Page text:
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Dying Room Only (Pennyfoot Hotel Mystery Book 11) by [Kingsbury, Kate]
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Dying Room Only (Pennyfoot Hotel Mystery Book 11) Kindle Edition

4.4 out of 5 stars 5 customer reviews

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Length: 224 pages Word Wise: Enabled Enhanced Typesetting: Enabled
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Product details

  • Format: Kindle Edition
  • File Size: 538 KB
  • Print Length: 224 pages
  • Publisher: Kate Kingsbury (29 Sept. 2013)
  • Sold by: Amazon Media EU S.à r.l.
  • Language: English
  • ASIN: B00FJEMCBM
  • Text-to-Speech: Enabled
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  • Word Wise: Enabled
  • Enhanced Typesetting: Enabled
  • Average Customer Review: 4.4 out of 5 stars 5 customer reviews
  • Amazon Bestsellers Rank: #108,619 Paid in Kindle Store (See Top 100 Paid in Kindle Store)
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Format: Kindle Edition Verified Purchase
I really like these books, they are light and easy to read. I only have one issue, and that is for a woman who professes to have such love and devotion for the man in her life she seems to treat his feelings as something she can ignore when she feels it convenient. Those times being when she is about to do something he has expressly asked her not to. That aside I would recommend these books.
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Format: Kindle Edition Verified Purchase
Another winner for Kate Kingsbury. Most enjoyable and relaxing. I quite like the character Fortescue, although being a little mad he's a lovable gent. Star rating, it's got to be another five and recommended to all Kindle readers.
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Format: Kindle Edition Verified Purchase
I love these books, they are a very easy read at any time. I have bad insomnia and usually end up reading these in one night. ( I have to say though if anyone's looking for a name for a hotel or any kind of lodging home I wouldn't use this!) while there is a murder there's no blood, guts, gore or swearing which makes a nice change. A very cosy mystery and I would recommend this to anyone looking for a new author.
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Format: Mass Market Paperback
Let me say this first: Kate Kingsbury is one of my favorite authors, and the Pennyfoot books are some of my favorite mysteries. Kingsbury outdoes herself with sympathetic characters, intriguing puzzles, and interesting period details...
...most of the time.
This book isn't *bad,* but it's not up to the standards of the rest of this excellent series. My main quibble is with the two main characters who seem to be doing everything in their power not to act like themselves. Cecily Sinclair, owner of the Pennyfoot and amateur sleuth, seems to have a positive death-wish at times as she consistently breaks this promise to her manager and sweetheart, Baxter: that if she undertakes a murder investigation, she will inform him of her doings. Does she? Of course not. And Baxter wants to share his life with this woman who, in this book at least, seems incapable of keeping such a simple promise? Well, it would seem to cast an aspersion on the wedding vows, for one thing. This is not the Cecily Sinclair I have come to know and love.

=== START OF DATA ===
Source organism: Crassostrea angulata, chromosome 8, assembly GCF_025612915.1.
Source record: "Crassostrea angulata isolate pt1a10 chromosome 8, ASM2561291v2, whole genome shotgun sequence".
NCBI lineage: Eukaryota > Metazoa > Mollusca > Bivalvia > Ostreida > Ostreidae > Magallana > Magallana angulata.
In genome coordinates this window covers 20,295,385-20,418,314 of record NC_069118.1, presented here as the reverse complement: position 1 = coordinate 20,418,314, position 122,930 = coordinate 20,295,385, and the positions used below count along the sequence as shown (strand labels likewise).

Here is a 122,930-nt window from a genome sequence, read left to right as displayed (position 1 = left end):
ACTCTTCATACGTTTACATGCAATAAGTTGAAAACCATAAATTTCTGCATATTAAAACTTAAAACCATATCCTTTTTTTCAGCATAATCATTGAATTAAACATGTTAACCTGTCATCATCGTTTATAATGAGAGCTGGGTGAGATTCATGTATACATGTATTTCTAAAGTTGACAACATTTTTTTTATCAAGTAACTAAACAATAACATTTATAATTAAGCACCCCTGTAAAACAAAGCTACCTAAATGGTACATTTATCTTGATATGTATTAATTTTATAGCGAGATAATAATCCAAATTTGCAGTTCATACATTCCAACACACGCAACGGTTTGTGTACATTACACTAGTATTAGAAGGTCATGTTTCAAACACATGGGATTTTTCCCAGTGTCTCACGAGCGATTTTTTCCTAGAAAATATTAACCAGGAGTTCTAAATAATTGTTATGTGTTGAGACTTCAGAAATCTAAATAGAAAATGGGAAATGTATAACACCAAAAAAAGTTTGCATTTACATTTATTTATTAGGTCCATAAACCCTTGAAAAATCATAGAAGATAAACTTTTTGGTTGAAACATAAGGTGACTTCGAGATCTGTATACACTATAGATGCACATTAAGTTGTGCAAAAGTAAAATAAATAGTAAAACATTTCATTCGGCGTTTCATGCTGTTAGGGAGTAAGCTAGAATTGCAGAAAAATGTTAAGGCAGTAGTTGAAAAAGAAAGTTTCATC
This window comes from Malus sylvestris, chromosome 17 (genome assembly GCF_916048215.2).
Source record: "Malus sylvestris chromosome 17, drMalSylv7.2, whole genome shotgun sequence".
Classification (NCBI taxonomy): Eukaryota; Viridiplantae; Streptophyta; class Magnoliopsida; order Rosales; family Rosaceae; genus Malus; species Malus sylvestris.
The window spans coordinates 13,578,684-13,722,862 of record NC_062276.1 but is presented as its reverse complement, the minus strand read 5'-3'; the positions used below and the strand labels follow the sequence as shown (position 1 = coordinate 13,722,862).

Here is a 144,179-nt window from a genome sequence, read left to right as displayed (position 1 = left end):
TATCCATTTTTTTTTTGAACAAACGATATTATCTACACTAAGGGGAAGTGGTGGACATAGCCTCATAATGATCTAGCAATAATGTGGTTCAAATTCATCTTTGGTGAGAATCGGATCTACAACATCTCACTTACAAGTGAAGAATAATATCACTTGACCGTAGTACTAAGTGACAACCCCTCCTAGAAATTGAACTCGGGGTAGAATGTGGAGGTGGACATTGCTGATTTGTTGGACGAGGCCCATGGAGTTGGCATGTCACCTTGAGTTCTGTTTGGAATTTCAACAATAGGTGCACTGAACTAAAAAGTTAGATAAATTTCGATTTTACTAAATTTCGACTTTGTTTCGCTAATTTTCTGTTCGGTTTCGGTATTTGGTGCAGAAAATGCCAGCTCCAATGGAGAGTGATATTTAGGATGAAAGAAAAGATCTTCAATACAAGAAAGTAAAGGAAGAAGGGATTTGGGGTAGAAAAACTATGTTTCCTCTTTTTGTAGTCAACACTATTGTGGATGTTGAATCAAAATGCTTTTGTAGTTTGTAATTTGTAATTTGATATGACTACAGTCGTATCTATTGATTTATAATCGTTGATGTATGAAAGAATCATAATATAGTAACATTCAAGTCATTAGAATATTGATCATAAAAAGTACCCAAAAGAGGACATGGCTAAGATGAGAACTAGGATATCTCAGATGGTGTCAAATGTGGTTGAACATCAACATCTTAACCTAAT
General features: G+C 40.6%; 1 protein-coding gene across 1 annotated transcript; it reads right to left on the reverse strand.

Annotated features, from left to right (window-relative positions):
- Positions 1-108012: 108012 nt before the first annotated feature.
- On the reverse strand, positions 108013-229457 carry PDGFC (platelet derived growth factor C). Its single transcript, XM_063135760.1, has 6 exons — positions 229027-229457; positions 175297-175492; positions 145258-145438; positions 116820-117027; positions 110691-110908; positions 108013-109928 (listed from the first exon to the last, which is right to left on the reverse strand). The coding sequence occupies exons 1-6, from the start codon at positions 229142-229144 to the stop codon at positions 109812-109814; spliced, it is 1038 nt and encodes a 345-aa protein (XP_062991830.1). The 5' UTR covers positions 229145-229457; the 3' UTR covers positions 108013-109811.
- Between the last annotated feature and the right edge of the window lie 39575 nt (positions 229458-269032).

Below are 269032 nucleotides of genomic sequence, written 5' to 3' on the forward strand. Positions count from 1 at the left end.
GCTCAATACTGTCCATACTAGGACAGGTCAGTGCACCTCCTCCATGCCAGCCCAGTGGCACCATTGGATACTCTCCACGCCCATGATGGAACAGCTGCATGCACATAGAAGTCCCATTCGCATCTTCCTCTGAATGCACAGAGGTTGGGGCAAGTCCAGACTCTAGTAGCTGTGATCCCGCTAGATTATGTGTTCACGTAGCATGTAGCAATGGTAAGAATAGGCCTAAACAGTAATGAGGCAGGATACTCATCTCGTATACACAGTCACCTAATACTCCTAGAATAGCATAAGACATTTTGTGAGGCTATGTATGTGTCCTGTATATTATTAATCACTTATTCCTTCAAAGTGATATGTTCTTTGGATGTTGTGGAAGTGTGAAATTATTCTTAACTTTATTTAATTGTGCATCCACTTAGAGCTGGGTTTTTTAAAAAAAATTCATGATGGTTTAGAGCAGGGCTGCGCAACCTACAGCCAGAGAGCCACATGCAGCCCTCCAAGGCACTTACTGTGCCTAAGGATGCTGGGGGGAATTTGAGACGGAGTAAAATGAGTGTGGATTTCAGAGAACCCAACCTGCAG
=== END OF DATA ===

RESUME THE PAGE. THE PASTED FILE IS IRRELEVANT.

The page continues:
Baxter himself is another bone of contention--you'd think he'd be very upset about the breaking of said promise, but he hardly seems to care. Indeed, he hardly seems to have anything to say throughout the whole book. Baxter's character, throughout all the books, has consistently intrigued and challenged me, but here he's dull as dishwater. He livens up a bit at the end, but only when Cecily comes closer to death than ever before.
Which brings me to the good part. Like I said, the book isn't bad, I was just disappointed by the strange behavior of the protagonists. The mystery is intriguing, and packed with the kind of action that I've missed in some of the other Pennyfoot books.
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Format: Mass Market Paperback
In 1910 England, there is plenty of excitement in the air as the Pennyfoot Hotel hosts the annual Spring Ball. This year, the ball's visiting celebrity and entertainer is the Great Denmarric who is going to perform his renowned magic show.
The Great Denmarric's performance is top rate, but when he performs "a death defying feat" and opens the magic box that is supposed to contain his stage assistant, Desiree, the woman is gone. Denmarric is stunned that his performance failed to go smoothly like it always does. Not too long after that debacle, Desiree, who is actually former waitress Ivy Glumm, is found murdered. Cecily Sinclair, the manager of the hotel, begins to investigate before the murderer kills again and does irreversible damage to the reputation of her establishment.
Though DYING ROOM ONLY is the eleventh Pennyfoot Hotel mystery, the story remains a refreshing historical who-done-it. Kate Kingsbury, who demonstrates she is one of the sub-genre's most talented authors(and one of my favorites), brilliantly brings the English seaside during the reign of Edward to life. The story line is crisp, and the detail to characters and setting add an authentic touch that will leave readers wanting to check into the Pennyfoot Hotel for this novel and the previous ten.

Harriet Klausner
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